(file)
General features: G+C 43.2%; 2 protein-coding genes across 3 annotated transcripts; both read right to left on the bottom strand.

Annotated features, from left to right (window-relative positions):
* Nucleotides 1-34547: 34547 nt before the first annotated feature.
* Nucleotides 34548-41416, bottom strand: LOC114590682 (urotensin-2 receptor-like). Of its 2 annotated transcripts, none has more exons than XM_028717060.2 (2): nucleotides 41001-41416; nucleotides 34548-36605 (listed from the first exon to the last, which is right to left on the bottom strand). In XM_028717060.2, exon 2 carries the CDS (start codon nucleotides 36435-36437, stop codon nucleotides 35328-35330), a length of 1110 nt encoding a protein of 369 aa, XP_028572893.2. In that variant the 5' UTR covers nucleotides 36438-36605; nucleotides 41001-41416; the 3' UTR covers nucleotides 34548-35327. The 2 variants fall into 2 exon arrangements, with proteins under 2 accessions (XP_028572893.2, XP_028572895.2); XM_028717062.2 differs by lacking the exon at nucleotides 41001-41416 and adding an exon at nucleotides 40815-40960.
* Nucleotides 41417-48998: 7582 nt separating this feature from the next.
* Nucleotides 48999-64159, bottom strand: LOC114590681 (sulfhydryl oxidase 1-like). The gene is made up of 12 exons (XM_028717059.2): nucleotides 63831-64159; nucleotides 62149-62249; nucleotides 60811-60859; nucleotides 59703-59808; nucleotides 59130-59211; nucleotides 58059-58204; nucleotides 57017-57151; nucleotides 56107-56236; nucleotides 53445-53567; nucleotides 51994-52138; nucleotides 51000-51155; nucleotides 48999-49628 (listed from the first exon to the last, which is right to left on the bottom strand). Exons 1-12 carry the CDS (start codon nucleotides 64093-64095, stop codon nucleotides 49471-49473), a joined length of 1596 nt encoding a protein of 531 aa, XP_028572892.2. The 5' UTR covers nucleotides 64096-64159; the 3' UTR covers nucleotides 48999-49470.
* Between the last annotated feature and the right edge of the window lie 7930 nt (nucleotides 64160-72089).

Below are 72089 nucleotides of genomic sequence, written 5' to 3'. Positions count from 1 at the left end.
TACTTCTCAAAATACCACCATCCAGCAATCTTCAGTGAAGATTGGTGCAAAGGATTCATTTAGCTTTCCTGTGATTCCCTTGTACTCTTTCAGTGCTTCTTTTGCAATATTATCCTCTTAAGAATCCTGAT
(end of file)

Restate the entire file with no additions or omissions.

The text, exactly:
General features: G+C 43.2%; 2 protein-coding genes across 3 annotated transcripts; both read right to left on the bottom strand.

Annotated features, from left to right (window-relative positions):
* Nucleotides 1-34547: 34547 nt before the first annotated feature.
* Nucleotides 34548-41416, bottom strand: LOC114590682 (urotensin-2 receptor-like). Of its 2 annotated transcripts, none has more exons than XM_028717060.2 (2): nucleotides 41001-41416; nucleotides 34548-36605 (listed from the first exon to the last, which is right to left on the bottom strand). In XM_028717060.2, exon 2 carries the CDS (start codon nucleotides 36435-36437, stop codon nucleotides 35328-35330), a length of 1110 nt encoding a protein of 369 aa, XP_028572893.2. In that variant the 5' UTR covers nucleotides 36438-36605; nucleotides 41001-41416; the 3' UTR covers nucleotides 34548-35327. The 2 variants fall into 2 exon arrangements, with proteins under 2 accessions (XP_028572893.2, XP_028572895.2); XM_028717062.2 differs by lacking the exon at nucleotides 41001-41416 and adding an exon at nucleotides 40815-40960.
* Nucleotides 41417-48998: 7582 nt separating this feature from the next.
* Nucleotides 48999-64159, bottom strand: LOC114590681 (sulfhydryl oxidase 1-like). The gene is made up of 12 exons (XM_028717059.2): nucleotides 63831-64159; nucleotides 62149-62249; nucleotides 60811-60859; nucleotides 59703-59808; nucleotides 59130-59211; nucleotides 58059-58204; nucleotides 57017-57151; nucleotides 56107-56236; nucleotides 53445-53567; nucleotides 51994-52138; nucleotides 51000-51155; nucleotides 48999-49628 (listed from the first exon to the last, which is right to left on the bottom strand). Exons 1-12 carry the CDS (start codon nucleotides 64093-64095, stop codon nucleotides 49471-49473), a joined length of 1596 nt encoding a protein of 531 aa, XP_028572892.2. The 5' UTR covers nucleotides 64096-64159; the 3' UTR covers nucleotides 48999-49470.
* Between the last annotated feature and the right edge of the window lie 7930 nt (nucleotides 64160-72089).

Below are 72089 nucleotides of genomic sequence, written 5' to 3'. Positions count from 1 at the left end.
TACTTCTCAAAATACCACCATCCAGCAATCTTCAGTGAAGATTGGTGCAAAGGATTCATTTAGCTTTCCTGTGATTCCCTTGTACTCTTTCAGTGCTTCTTTTGCAATATTATCCTCTTAAGAATCCTGAT